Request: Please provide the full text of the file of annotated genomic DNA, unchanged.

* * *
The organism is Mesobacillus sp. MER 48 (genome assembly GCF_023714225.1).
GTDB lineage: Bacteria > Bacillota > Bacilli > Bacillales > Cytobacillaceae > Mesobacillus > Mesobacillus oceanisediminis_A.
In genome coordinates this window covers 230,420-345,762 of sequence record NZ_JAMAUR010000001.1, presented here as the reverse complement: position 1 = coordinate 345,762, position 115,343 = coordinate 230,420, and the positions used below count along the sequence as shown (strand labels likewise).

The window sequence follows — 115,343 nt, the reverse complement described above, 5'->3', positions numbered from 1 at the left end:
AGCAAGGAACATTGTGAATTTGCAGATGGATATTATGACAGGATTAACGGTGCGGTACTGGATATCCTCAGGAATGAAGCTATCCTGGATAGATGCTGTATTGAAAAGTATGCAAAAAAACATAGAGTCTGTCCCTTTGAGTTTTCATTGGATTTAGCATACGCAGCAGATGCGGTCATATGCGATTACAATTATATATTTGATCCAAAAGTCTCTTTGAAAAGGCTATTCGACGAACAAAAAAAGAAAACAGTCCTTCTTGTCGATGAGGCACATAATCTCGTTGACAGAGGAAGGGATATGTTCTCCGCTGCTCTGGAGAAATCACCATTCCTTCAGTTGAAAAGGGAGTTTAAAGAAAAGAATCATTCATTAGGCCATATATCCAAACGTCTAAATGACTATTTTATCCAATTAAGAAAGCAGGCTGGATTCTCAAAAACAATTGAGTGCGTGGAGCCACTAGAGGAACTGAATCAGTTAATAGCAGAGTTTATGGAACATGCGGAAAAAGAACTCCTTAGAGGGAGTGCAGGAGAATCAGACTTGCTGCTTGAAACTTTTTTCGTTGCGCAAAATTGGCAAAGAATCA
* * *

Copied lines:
The organism is Mesobacillus sp. MER 48 (genome assembly GCF_023714225.1).
GTDB lineage: Bacteria > Bacillota > Bacilli > Bacillales > Cytobacillaceae > Mesobacillus > Mesobacillus oceanisediminis_A.
In genome coordinates this window covers 230,420-345,762 of sequence record NZ_JAMAUR010000001.1, presented here as the reverse complement: position 1 = coordinate 345,762, position 115,343 = coordinate 230,420, and the positions used below count along the sequence as shown (strand labels likewise).

The window sequence follows — 115,343 nt, the reverse complement described above, 5'->3', positions numbered from 1 at the left end:
AGCAAGGAACATTGTGAATTTGCAGATGGATATTATGACAGGATTAACGGTGCGGTACTGGATATCCTCAGGAATGAAGCTATCCTGGATAGATGCTGTATTGAAAAGTATGCAAAAAAACATAGAGTCTGTCCCTTTGAGTTTTCATTGGATTTAGCATACGCAGCAGATGCGGTCATATGCGATTACAATTATATATTTGATCCAAAAGTCTCTTTGAAAAGGCTATTCGACGAACAAAAAAAGAAAACAGTCCTTCTTGTCGATGAGGCACATAATCTCGTTGACAGAGGAAGGGATATGTTCTCCGCTGCTCTGGAGAAATCACCATTCCTTCAGTTGAAAAGGGAGTTTAAAGAAAAGAATCATTCATTAGGCCATATATCCAAACGTCTAAATGACTATTTTATCCAATTAAGAAAGCAGGCTGGATTCTCAAAAACAATTGAGTGCGTGGAGCCACTAGAGGAACTGAATCAGTTAATAGCAGAGTTTATGGAACATGCGGAAAAAGAACTCCTTAGAGGGAGTGCAGGAGAATCAGACTTGCTGCTTGAAACTTTTTTCGTTGCGCAAAATTGGCAAAGAATCA